Henry Yu. Thinking Orientals: Migration, Contact, and Exoticism in Modern America. New York and Oxford: Oxford University Press, 2001. xii + 262 pp. $45.00 (cloth), ISBN 978-0-19-515127-5.
Reviewed by Roger Daniels (Department of History, University of Cincinnati)
Published on H-Ethnic (October, 2001)
A New Way of Thinking about Old Ways of Thinking
A New Way of Thinking about Old Ways of Thinking
Henry Yu's Thinking Orientals is a major contribution to Asian American history. A third generation Chinese Canadian whose 1995 History Ph.D. is from Princeton, he now teaches at UCLA. The book is a history of a cohort of Asian American intellectuals, both immigrant and native-born, and a spirited analysis of elite thinking about "Orientals." It is most engagingly written with an occasional post-modern cast that will put off some readers but not this one. Much of the review that follows will focus on this or that concept or detail with which I disagree or would modify, however, the reader should not be misled into thinking that this work is not important. It is one of the most important recent works about Asian Americans. And although it is never wise to make too much of a single monograph, it would not come as a surprise if Yu were to become a major figure in the field.
Thinking Orientals is a work of intellectual history, a rare phenomenon in the Asian American field. Yu's focus is on Robert E. Park and other sociologists at or produced by the University of Chicago, their interactions with the Pacific Coast Survey of Race Relations, and, above all, with the Asian American intellectuals whom they recruited and trained. Although the Chicago Department of Sociology is perhaps the most studied and best documented academic department in the United States (at least ten other monographic works have focused on it since 1977) Yu is able to provide new and exciting perspectives and insights by examining Park and his colleagues primarily through the prism of their relations with the Asian American/Asian graduate students and junior colleagues whom they trained. Among the latter we get to meet and learn about not only scholars well known to specialists in the field--Rose Hum Lee, S. Frank Miyamoto, Setsuko Matsunaga Nishi, Tamotsu Shibutani, and Paul Chan Pang Siu--but also the lesser known Lucy Jen Huang, Yukiko Kimura, Beulah Ong Kwoh, Margaret M. Lam, Jitsuichi Masuoka, Eugene Shigemi Uyeki, and Ching-Chao Wu. These scholars are not only discussed in the text but are given capsule biographies as are their mentors. (Bingham Dai has a biography but seems to have fallen out of the text.) The mentors include many of the first cohort of sociologists to study Asian Americans. In addition to Park, the chief of these are Emory S. Bogardus, Clarence E. Glick, Forrest LaViolette, Andrew W. Lind, and Jesse F. Steiner.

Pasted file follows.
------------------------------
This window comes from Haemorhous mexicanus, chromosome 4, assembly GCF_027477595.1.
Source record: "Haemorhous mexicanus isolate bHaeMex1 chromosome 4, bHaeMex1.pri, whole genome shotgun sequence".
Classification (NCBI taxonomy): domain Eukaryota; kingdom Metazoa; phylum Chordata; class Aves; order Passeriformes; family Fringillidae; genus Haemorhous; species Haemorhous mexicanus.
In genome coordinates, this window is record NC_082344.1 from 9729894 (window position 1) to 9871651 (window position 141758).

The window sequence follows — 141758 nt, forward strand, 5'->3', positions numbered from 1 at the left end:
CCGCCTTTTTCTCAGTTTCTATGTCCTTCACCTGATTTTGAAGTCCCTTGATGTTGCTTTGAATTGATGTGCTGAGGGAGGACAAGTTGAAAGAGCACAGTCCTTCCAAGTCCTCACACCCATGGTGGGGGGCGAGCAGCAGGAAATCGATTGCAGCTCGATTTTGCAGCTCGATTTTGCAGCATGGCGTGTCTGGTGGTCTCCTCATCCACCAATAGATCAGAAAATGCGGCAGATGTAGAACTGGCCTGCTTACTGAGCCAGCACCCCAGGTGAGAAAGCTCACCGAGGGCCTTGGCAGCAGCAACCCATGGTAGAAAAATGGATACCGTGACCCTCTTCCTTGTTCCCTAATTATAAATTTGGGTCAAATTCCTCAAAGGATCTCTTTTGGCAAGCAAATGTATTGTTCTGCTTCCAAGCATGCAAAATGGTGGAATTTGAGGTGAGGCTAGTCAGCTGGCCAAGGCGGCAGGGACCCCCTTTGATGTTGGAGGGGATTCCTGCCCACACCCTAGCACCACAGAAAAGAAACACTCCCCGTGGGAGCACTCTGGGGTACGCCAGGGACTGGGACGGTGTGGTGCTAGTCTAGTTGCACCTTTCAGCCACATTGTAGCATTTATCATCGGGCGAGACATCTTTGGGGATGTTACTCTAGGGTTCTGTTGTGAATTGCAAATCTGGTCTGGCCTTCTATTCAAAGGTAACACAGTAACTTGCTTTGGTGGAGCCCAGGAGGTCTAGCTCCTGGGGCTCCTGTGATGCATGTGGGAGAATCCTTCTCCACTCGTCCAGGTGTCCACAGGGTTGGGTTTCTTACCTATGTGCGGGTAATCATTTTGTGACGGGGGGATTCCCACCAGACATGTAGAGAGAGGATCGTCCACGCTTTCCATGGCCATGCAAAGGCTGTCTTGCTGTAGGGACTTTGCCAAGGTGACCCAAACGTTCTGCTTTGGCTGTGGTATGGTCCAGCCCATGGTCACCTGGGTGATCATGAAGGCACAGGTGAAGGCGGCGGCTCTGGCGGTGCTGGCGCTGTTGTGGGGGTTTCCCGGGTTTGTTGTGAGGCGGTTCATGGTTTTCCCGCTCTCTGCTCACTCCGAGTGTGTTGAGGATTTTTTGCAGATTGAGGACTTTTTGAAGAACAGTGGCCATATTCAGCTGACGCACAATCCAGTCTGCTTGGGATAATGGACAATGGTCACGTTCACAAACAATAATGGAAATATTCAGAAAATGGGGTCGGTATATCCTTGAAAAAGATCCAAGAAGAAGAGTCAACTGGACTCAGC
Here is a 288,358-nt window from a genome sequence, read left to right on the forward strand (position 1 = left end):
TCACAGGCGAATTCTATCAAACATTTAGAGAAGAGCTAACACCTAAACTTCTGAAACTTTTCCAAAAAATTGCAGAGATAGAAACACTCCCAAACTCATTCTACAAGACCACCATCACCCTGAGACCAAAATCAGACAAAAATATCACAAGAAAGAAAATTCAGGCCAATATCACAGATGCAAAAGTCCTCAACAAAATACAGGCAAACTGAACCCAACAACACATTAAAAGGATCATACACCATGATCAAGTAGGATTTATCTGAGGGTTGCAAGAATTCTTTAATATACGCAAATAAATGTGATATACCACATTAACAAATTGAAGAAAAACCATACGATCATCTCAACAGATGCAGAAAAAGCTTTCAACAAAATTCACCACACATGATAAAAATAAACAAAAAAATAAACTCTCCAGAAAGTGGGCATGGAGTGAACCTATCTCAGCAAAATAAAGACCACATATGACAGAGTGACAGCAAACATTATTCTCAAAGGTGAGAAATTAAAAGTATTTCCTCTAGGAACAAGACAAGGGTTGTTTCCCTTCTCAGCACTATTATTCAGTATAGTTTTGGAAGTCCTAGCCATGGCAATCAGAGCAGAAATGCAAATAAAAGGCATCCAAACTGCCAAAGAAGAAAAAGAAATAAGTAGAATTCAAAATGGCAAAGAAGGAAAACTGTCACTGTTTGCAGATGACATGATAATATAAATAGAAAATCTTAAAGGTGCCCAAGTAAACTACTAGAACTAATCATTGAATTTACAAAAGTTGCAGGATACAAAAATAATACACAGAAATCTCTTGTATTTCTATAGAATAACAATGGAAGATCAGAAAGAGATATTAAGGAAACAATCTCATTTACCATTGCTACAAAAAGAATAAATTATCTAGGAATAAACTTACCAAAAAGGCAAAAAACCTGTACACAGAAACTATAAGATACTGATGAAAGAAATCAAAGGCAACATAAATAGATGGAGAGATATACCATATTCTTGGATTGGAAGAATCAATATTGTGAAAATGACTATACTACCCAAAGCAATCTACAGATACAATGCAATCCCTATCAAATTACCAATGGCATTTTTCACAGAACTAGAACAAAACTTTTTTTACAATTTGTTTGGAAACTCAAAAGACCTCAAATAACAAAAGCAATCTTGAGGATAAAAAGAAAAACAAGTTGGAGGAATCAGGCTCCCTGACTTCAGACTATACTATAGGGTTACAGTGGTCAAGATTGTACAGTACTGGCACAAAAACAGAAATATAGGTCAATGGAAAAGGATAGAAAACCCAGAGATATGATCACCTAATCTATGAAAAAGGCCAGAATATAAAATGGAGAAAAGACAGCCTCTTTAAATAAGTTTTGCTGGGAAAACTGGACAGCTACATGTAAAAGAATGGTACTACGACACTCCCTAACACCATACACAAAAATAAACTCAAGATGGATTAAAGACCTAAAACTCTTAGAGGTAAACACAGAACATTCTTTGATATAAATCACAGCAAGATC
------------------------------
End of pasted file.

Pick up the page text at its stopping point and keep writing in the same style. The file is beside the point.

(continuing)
Although Yu's publisher calls this book "the first intellectual history of Asian Americans" his own statements are much more modest and accurate. This study shows how crucial thinking about Orientals has been to the formulations of some of the most prominent theorists about race and culture in modern American intellectual life. The Department of Sociology at the University of Chicago serves as the central locus for almost everything in this book. (p. vi) During the 1920s, social scientists and missionary social reformers created the institutional practices that defined Orientals, drew Chinese Americans and Japanese Americans into an elite white social world, and further created new knowledge about Orientals in the United States. These institutional practices, which I emphasize in labeling the institutional construction of the Oriental problem in America, were at the heart of American Orientalism as a structure that constrained the lives of Asians in the United States (p. 79).